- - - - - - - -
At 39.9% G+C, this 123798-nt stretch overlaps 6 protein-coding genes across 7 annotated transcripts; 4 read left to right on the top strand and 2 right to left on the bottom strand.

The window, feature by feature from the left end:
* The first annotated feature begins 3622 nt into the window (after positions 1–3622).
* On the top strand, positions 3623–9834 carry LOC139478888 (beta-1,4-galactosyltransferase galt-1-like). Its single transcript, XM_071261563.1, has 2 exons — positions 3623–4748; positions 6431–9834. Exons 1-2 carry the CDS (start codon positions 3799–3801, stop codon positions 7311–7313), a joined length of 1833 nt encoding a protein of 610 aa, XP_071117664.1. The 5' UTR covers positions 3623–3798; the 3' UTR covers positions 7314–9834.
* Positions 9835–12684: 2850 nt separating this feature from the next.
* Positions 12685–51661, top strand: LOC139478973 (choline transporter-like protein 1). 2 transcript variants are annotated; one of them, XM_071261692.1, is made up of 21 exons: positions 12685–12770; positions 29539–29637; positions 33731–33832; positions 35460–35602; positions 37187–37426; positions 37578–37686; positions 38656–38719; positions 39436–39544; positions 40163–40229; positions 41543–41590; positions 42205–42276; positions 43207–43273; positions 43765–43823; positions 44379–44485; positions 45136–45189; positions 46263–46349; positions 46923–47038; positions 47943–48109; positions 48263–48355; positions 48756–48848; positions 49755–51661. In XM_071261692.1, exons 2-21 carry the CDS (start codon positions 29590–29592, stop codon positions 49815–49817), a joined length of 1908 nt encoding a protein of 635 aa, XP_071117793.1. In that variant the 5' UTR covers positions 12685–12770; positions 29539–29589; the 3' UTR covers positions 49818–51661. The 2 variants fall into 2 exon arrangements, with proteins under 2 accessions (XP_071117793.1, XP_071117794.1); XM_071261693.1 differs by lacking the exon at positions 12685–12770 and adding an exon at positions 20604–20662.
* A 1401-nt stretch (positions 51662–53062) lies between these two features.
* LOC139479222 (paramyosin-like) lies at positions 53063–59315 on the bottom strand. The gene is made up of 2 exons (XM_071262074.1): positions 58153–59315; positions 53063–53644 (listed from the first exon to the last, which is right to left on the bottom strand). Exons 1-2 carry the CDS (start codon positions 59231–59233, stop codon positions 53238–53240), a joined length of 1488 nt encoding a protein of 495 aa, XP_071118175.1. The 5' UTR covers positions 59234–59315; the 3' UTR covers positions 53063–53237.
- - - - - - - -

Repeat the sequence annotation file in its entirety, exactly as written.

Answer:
At 39.9% G+C, this 123798-nt stretch overlaps 6 protein-coding genes across 7 annotated transcripts; 4 read left to right on the top strand and 2 right to left on the bottom strand.

The window, feature by feature from the left end:
* The first annotated feature begins 3622 nt into the window (after positions 1–3622).
* On the top strand, positions 3623–9834 carry LOC139478888 (beta-1,4-galactosyltransferase galt-1-like). Its single transcript, XM_071261563.1, has 2 exons — positions 3623–4748; positions 6431–9834. Exons 1-2 carry the CDS (start codon positions 3799–3801, stop codon positions 7311–7313), a joined length of 1833 nt encoding a protein of 610 aa, XP_071117664.1. The 5' UTR covers positions 3623–3798; the 3' UTR covers positions 7314–9834.
* Positions 9835–12684: 2850 nt separating this feature from the next.
* Positions 12685–51661, top strand: LOC139478973 (choline transporter-like protein 1). 2 transcript variants are annotated; one of them, XM_071261692.1, is made up of 21 exons: positions 12685–12770; positions 29539–29637; positions 33731–33832; positions 35460–35602; positions 37187–37426; positions 37578–37686; positions 38656–38719; positions 39436–39544; positions 40163–40229; positions 41543–41590; positions 42205–42276; positions 43207–43273; positions 43765–43823; positions 44379–44485; positions 45136–45189; positions 46263–46349; positions 46923–47038; positions 47943–48109; positions 48263–48355; positions 48756–48848; positions 49755–51661. In XM_071261692.1, exons 2-21 carry the CDS (start codon positions 29590–29592, stop codon positions 49815–49817), a joined length of 1908 nt encoding a protein of 635 aa, XP_071117793.1. In that variant the 5' UTR covers positions 12685–12770; positions 29539–29589; the 3' UTR covers positions 49818–51661. The 2 variants fall into 2 exon arrangements, with proteins under 2 accessions (XP_071117793.1, XP_071117794.1); XM_071261693.1 differs by lacking the exon at positions 12685–12770 and adding an exon at positions 20604–20662.
* A 1401-nt stretch (positions 51662–53062) lies between these two features.
* LOC139479222 (paramyosin-like) lies at positions 53063–59315 on the bottom strand. The gene is made up of 2 exons (XM_071262074.1): positions 58153–59315; positions 53063–53644 (listed from the first exon to the last, which is right to left on the bottom strand). Exons 1-2 carry the CDS (start codon positions 59231–59233, stop codon positions 53238–53240), a joined length of 1488 nt encoding a protein of 495 aa, XP_071118175.1. The 5' UTR covers positions 59234–59315; the 3' UTR covers positions 53063–53237.